Leonardo, a Balinese surfer on the Kuta beach, who rents out beach recliners by the hour, calls Tathagata “My man TG”.
Kadek has added Tathagata on Facebook and I’ve heard they chat on and off. We also befriended our driver, Aagus. Kadek refers to him as “Aagus, my handsome man” with a laugh. Apparently, ‘aagus’ means ‘handsome’ in Balinese language.
Apart from Aagus and Sang Hyang Widhi, Kadek also introduced us to Bali’s popular penjor.
Come Galungan Day and Bali decks up in penjor, a symbol of the bounty of the earth and an expression of thankfulness for all that is good in Nature. It is a tall, curved bamboo pole decorated with coconut leaves and colourful cloth. At the base, sits a small bamboo shrine where the offerings are placed. Asked about the curve at the tip, Kadek said, “The length symbolizes our desire to aim high, but the bend signifies that we are humble to the Earth that provides us food and shelter.”
It’s beautiful how nature is worshipped as the ultimate power in Bali. The omnipresence of this belief is tremendous. And the grateful nature of people is what makes them so amiable and the island heavenly.
On Day 1 of our Bali trip, we were lucky enough to get into a Bluebird taxi being driven by Hari. His name surprised us and we later learned that much of Bali’s dialect is derived from Sanskrit, giving a lot of their words a resemblance to ours. Hence, ‘Hari’ is a common name in Bali.
As it turned out, we couldn’t have met a better guide and friend than him. The places he took us to are hidden gems that I’ve stored for another day.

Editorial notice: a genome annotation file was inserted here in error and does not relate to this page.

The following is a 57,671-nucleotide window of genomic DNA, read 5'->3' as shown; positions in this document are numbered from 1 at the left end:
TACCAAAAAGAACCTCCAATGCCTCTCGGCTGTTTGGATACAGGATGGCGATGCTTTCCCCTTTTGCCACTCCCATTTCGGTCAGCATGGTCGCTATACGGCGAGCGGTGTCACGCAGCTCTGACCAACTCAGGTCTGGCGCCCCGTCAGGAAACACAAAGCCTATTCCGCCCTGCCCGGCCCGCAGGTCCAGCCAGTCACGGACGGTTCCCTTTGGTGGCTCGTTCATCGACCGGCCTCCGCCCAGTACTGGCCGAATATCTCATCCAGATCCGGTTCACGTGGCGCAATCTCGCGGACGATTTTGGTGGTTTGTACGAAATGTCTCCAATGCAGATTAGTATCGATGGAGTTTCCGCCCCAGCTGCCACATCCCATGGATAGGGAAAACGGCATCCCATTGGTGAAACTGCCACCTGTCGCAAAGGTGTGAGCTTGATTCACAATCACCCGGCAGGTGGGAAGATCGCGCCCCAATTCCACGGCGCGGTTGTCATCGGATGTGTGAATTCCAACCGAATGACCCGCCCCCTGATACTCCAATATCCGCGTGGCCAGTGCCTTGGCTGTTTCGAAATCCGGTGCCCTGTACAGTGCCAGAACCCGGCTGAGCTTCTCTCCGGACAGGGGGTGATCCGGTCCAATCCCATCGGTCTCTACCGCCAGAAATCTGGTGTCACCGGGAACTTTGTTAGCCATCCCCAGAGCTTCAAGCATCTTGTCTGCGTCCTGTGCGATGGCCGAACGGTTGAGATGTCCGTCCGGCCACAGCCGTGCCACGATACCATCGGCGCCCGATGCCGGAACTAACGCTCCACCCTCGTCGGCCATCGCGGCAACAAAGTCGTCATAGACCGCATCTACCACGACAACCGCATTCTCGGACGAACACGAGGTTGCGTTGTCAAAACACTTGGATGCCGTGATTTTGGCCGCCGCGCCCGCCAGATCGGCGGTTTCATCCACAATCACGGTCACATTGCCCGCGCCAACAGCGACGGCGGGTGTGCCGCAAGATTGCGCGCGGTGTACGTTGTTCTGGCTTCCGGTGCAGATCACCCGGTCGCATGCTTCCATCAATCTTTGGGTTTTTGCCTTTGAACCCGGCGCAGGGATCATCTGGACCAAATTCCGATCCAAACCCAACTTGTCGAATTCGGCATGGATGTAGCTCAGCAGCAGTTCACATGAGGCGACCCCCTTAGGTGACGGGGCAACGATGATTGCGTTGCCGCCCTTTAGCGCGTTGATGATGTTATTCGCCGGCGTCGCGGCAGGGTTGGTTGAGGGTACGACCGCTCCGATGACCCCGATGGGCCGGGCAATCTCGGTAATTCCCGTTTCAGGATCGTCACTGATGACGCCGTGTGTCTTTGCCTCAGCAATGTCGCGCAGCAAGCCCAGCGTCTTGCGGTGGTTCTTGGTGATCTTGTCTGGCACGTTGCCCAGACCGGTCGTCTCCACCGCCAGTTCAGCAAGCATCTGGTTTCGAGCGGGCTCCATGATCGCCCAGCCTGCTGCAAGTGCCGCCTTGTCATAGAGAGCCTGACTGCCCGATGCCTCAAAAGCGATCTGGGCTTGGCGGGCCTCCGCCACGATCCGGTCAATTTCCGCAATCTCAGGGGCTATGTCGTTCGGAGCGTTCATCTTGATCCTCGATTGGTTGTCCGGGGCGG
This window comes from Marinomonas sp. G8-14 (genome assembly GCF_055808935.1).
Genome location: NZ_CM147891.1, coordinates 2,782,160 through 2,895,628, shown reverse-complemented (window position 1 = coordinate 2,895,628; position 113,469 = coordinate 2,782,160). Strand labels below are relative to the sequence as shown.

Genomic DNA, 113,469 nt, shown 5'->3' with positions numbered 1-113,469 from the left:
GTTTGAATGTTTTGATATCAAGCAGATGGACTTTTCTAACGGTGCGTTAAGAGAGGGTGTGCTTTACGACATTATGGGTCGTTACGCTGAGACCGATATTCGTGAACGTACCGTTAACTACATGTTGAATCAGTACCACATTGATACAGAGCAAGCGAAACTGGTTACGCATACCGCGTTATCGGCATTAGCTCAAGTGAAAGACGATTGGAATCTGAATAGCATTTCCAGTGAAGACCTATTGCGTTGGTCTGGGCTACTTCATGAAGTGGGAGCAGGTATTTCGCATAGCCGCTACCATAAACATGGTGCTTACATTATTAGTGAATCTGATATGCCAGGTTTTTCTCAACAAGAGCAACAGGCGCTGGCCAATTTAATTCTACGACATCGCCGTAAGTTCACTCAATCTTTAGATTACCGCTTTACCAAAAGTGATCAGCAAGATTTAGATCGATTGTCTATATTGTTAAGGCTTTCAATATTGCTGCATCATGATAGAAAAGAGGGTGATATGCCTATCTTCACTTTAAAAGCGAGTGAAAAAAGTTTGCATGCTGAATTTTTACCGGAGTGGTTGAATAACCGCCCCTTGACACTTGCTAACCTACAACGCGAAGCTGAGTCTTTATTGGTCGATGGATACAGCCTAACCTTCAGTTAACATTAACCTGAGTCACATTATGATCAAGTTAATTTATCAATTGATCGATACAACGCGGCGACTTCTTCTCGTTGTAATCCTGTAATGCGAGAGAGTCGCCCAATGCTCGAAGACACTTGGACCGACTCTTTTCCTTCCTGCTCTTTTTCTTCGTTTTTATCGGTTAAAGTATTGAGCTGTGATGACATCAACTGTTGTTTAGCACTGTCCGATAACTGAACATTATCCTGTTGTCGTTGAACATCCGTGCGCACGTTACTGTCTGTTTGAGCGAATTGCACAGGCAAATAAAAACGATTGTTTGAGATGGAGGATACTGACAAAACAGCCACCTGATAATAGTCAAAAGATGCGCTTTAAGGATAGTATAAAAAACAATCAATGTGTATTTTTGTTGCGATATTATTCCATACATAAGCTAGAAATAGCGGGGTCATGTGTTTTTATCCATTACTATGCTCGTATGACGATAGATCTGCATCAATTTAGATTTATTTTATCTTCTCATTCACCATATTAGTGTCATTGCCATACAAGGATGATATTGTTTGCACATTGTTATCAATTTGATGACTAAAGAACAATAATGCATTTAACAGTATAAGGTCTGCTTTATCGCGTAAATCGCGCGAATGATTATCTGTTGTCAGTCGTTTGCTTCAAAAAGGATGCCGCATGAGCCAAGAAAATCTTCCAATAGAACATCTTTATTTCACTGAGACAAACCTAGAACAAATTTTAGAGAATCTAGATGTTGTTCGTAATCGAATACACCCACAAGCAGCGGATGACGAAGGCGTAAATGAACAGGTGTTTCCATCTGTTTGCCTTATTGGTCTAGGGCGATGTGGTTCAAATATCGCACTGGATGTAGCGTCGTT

Hari deserves a special mention here because of the gentleman that he is. He was always 5 minutes early at the hotel, waiting patiently in his car for us to finish our breakfast and hop on. He took us through a culture immersion of Bali with an equal interest in learning about ours as we were in his. And he never failed to pronounce ‘Diwali’ as ‘Dilwali’! God bless that man.
We also befriended 4 smiling faces at Warung Mina, a restaurant near our hotel. I couldn’t pronounce their names but they were happy to see us every day and were sad to see us go.
Check out the bartender’s liquor bottle juggling skills. He was happy to perform for us with a twinkle in his eyes.
After meeting the people in Bali, I realized that they have a willingness to share and explain different aspects of their religion to outsiders, inviting us to see for ourselves what Bali stands for. And you would be amazed at how every detail they share enhances the beauty of the landscapes around you.
As the sun tips back towards the mountains, you would be able to feel the peace and balance that the Gods have blessed this island with. A deep sense of gratitude would engulf you as you watch the calmness of the hills descend around you with the dying sun. Close your eyes and feel it. You would come to realize that the paradise that people say Bali is, resides within you. Welcome!
More on Bali here: Bali: Hidden Gems